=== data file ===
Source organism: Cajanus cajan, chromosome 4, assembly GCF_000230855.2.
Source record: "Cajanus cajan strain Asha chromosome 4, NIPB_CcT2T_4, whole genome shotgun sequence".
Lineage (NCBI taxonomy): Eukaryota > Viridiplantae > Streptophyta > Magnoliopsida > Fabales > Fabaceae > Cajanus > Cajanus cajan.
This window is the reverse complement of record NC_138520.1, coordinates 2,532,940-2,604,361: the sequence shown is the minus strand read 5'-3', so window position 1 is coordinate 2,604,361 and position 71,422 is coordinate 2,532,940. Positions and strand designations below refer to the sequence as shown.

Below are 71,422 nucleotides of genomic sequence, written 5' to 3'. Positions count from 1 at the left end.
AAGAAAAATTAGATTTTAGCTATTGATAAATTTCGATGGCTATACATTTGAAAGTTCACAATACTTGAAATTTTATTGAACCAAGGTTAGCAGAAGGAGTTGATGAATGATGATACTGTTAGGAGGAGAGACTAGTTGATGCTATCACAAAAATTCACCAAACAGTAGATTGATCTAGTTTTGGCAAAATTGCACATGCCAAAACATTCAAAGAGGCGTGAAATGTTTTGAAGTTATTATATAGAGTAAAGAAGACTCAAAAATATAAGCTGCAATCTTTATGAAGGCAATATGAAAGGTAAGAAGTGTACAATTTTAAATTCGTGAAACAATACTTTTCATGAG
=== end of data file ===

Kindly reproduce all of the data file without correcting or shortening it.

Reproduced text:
Source organism: Cajanus cajan, chromosome 4, assembly GCF_000230855.2.
Source record: "Cajanus cajan strain Asha chromosome 4, NIPB_CcT2T_4, whole genome shotgun sequence".
Lineage (NCBI taxonomy): Eukaryota > Viridiplantae > Streptophyta > Magnoliopsida > Fabales > Fabaceae > Cajanus > Cajanus cajan.
This window is the reverse complement of record NC_138520.1, coordinates 2,532,940-2,604,361: the sequence shown is the minus strand read 5'-3', so window position 1 is coordinate 2,604,361 and position 71,422 is coordinate 2,532,940. Positions and strand designations below refer to the sequence as shown.

Below are 71,422 nucleotides of genomic sequence, written 5' to 3'. Positions count from 1 at the left end.
AAGAAAAATTAGATTTTAGCTATTGATAAATTTCGATGGCTATACATTTGAAAGTTCACAATACTTGAAATTTTATTGAACCAAGGTTAGCAGAAGGAGTTGATGAATGATGATACTGTTAGGAGGAGAGACTAGTTGATGCTATCACAAAAATTCACCAAACAGTAGATTGATCTAGTTTTGGCAAAATTGCACATGCCAAAACATTCAAAGAGGCGTGAAATGTTTTGAAGTTATTATATAGAGTAAAGAAGACTCAAAAATATAAGCTGCAATCTTTATGAAGGCAATATGAAAGGTAAGAAGTGTACAATTTTAAATTCGTGAAACAATACTTTTCATGAG